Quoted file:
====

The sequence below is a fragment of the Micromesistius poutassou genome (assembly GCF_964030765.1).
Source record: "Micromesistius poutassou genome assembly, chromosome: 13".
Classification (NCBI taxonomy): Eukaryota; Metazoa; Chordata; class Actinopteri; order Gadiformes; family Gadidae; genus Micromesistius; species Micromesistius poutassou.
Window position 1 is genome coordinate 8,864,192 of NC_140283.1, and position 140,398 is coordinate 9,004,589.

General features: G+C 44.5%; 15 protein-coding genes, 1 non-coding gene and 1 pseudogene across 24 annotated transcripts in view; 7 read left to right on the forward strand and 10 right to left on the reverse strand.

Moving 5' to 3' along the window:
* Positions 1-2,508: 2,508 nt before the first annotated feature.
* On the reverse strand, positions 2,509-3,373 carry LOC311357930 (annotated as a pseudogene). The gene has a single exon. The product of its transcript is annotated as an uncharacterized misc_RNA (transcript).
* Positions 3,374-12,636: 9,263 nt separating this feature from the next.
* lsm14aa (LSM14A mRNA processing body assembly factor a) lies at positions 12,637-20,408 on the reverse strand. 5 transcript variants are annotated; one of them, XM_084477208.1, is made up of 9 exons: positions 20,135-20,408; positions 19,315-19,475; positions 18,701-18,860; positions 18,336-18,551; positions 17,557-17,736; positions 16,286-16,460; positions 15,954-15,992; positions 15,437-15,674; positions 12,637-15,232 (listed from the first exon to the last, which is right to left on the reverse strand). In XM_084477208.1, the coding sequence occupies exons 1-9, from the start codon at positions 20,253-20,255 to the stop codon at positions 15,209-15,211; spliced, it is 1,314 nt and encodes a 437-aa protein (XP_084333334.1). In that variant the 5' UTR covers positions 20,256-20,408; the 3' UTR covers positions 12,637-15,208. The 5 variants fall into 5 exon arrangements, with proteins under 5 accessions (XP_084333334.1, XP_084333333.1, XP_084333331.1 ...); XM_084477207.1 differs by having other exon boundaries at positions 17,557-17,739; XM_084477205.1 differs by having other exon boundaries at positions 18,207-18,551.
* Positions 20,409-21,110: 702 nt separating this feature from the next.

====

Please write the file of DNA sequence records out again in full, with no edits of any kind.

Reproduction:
The sequence below is a fragment of the Micromesistius poutassou genome (assembly GCF_964030765.1).
Source record: "Micromesistius poutassou genome assembly, chromosome: 13".
Classification (NCBI taxonomy): Eukaryota; Metazoa; Chordata; class Actinopteri; order Gadiformes; family Gadidae; genus Micromesistius; species Micromesistius poutassou.
Window position 1 is genome coordinate 8,864,192 of NC_140283.1, and position 140,398 is coordinate 9,004,589.

General features: G+C 44.5%; 15 protein-coding genes, 1 non-coding gene and 1 pseudogene across 24 annotated transcripts in view; 7 read left to right on the forward strand and 10 right to left on the reverse strand.

Moving 5' to 3' along the window:
* Positions 1-2,508: 2,508 nt before the first annotated feature.
* On the reverse strand, positions 2,509-3,373 carry LOC311357930 (annotated as a pseudogene). The gene has a single exon. The product of its transcript is annotated as an uncharacterized misc_RNA (transcript).
* Positions 3,374-12,636: 9,263 nt separating this feature from the next.
* lsm14aa (LSM14A mRNA processing body assembly factor a) lies at positions 12,637-20,408 on the reverse strand. 5 transcript variants are annotated; one of them, XM_084477208.1, is made up of 9 exons: positions 20,135-20,408; positions 19,315-19,475; positions 18,701-18,860; positions 18,336-18,551; positions 17,557-17,736; positions 16,286-16,460; positions 15,954-15,992; positions 15,437-15,674; positions 12,637-15,232 (listed from the first exon to the last, which is right to left on the reverse strand). In XM_084477208.1, the coding sequence occupies exons 1-9, from the start codon at positions 20,253-20,255 to the stop codon at positions 15,209-15,211; spliced, it is 1,314 nt and encodes a 437-aa protein (XP_084333334.1). In that variant the 5' UTR covers positions 20,256-20,408; the 3' UTR covers positions 12,637-15,208. The 5 variants fall into 5 exon arrangements, with proteins under 5 accessions (XP_084333334.1, XP_084333333.1, XP_084333331.1 ...); XM_084477207.1 differs by having other exon boundaries at positions 17,557-17,739; XM_084477205.1 differs by having other exon boundaries at positions 18,207-18,551.
* Positions 20,409-21,110: 702 nt separating this feature from the next.